• IT architecture and open-source software to deliver, score and report on assessments
  • Content and item specifications and a test blueprint to govern the content and format of the assessment
  • Accommodations and accessibility features and policies
  • Achievement-level descriptors, college content-readiness policy and plans for standard-setting
  • Reporting system design
  • Validity
  • ...

Today marks the inaugural installment of By the Company It Keeps, an interview series with some of education reform’s most important contributors.

We’re launching with a three-day conversation with the primary players in the nation’s progression toward new, common assessments. Tomorrow, we’ll hear from Smarter Balanced, and Wednesday’s anchor leg will be run by the United States Department of Education.

But today, we have PARCC, the Partnership for Assessment of Readiness for College and Career, one of two consortia of states funded by the federal government to develop “next-generation” assessments aligned with the Common Core State Standards.

Its governing board is comprised of some of the nation’s most prominent state chiefs, and it is supported by Achieve, a national nonprofit known for its “college- and career-ready agenda.” While working for the New Jersey Department of Education, a PARCC member, I got to know and admire its leadership and staff. Those relationships and my participation in various PARCC meetings and activities contributed greatly to my appreciation for the enormous complexity of assessment and the critical role of the testing consortia.

So with no further ado: PARCC.

Could you describe the process (including the many challenges) of creating “next-generation” assessments aligned with new standards via a multi-state consortium?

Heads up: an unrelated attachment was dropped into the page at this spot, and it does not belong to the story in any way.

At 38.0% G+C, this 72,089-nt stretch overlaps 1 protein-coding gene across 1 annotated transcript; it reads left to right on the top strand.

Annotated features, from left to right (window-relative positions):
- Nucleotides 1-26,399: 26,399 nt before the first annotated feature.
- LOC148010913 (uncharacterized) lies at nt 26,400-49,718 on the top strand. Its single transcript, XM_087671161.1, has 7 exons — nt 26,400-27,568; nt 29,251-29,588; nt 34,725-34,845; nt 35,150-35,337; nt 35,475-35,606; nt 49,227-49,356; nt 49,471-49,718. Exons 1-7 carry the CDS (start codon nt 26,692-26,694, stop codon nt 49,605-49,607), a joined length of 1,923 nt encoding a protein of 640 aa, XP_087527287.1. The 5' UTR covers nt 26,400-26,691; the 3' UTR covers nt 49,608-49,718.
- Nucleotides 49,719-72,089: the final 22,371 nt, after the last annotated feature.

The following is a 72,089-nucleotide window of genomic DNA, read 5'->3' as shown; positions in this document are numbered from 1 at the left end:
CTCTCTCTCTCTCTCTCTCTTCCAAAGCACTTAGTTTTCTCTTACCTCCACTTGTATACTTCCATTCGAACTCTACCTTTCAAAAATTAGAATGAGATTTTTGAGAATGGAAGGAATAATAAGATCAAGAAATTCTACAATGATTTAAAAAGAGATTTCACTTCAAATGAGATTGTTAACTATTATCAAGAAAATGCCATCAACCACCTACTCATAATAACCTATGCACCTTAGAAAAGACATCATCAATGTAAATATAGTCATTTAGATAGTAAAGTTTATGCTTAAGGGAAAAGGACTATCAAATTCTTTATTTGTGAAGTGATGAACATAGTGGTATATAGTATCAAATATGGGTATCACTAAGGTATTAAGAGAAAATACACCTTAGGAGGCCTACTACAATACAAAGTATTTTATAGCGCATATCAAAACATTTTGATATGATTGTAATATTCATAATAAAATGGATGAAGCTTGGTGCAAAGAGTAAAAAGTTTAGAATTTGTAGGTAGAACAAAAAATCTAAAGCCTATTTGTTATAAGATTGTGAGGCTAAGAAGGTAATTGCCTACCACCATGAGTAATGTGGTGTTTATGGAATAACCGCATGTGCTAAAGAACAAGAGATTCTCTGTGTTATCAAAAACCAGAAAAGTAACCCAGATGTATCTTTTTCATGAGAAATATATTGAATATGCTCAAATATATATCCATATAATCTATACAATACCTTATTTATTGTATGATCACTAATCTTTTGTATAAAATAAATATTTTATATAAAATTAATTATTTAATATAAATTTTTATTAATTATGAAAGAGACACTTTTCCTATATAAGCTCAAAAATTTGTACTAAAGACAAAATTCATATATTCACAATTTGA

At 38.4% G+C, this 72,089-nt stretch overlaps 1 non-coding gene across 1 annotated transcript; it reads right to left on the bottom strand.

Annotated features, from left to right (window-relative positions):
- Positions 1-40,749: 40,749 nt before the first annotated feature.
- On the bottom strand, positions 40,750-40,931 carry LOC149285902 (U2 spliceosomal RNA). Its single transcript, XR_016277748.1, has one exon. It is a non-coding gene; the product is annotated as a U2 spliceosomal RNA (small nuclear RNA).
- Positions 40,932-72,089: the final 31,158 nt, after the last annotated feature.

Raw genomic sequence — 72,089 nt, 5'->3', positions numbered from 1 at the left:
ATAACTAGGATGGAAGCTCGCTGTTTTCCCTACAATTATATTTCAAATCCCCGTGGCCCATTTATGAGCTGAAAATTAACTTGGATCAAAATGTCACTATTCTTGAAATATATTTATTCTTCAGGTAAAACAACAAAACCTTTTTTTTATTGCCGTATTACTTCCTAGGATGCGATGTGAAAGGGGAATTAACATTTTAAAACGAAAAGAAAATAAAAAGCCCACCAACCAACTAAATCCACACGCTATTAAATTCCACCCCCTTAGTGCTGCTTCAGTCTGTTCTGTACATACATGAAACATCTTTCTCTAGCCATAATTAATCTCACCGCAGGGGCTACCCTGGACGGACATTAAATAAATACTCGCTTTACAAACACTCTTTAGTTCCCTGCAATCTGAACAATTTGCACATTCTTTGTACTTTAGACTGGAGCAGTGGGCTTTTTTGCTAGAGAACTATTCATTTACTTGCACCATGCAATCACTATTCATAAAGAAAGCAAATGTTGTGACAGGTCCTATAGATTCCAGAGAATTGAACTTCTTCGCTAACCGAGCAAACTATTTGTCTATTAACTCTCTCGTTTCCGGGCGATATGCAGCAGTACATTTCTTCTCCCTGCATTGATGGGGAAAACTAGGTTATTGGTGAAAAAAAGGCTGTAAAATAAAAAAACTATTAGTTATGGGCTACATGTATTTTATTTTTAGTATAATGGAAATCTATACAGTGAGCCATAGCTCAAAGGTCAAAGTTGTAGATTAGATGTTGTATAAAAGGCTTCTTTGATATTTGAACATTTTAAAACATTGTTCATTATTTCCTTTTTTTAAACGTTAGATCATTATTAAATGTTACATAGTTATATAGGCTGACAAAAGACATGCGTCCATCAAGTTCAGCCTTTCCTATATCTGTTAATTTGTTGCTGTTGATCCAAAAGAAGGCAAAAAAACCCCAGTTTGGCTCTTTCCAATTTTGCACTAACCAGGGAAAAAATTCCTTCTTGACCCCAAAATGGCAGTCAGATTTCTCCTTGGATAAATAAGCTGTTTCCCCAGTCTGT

It is a rigorous process that requires 22 states to work together every day to drive towards consensus about a range of policies and assessment practices that support a positive and strong learning environment for every student. States...

It’s testing season in New York, which can mean only one thing: It’s open season on Pearson, the corporation everyone loves to hate. But this time, when they crossed a serious line, far too many state leaders and reformers are holding their fire. 

To date, most of the anti-Pearson ire has been focused on a calculation error that led 5,000 New York City students to be incorrectly told that they didn’t qualify for the city’s Gifted and Talented program. Sloppy, no doubt, but not corrupt. (The error has since been corrected, and all qualified students are now eligible.)


In New York State, students whose schools purchased and used Pearson's instructional materials had an enormous advantage over those whose didn't
Photo by comedy_nose

But there is a far more serious transgression that has gotten very little attention, and it’s one that threatens the validity of the English Language Arts (ELA) scores for thousands of New York students and raises serious questions about the overlap between Pearson's curriculum and assessment divisions.

Last week, the New York Post and Daily News reported that the Pearson-developed New York State ELA sixth- and eighth-grade assessments included passages that were also in a Pearson-created, “Common Core–aligned” ELA curriculum. This meant that students in schools that purchased and used instructional materials from Pearson had an enormous advantage over those who didn’t.

Predictably, reform...

Nearly two years ago, Achieve and the National Research Council (NRC), together with two dozen states, a handful of heavy-hitter foundations, and several other organizations, teamed up to develop a set of K–12, “next generation” science standards for states to consider for adoption. Their hope was to strengthen science education by setting clearer and more rigorous expectations than those that guide instruction in this crucial subject in most states today.

We urge states considering NGSS to exercise caution and patience
At the present time, we urge states considering NGSS to exercise caution and patience.
Image by moominsean.

The NRC initiated the process by developing a “framework” (National Research Council’s Framework for K–12 Education) setting forth the “key ideas and practices in the natural sciences and engineering that all students should be familiar with by the time they graduate from high school.” The Achieve team then embarked on a long process of building K–12 standards based on and faithful to that framework. They released two public drafts, received comments, made revisions, and then, the week before last, unveiled the final version of these “Next Generation Science Standards” (NGSS).

States are being encouraged to embrace and adopt these standards—and it’s no secret that most would benefit from far stronger standards for science than those they’ve been...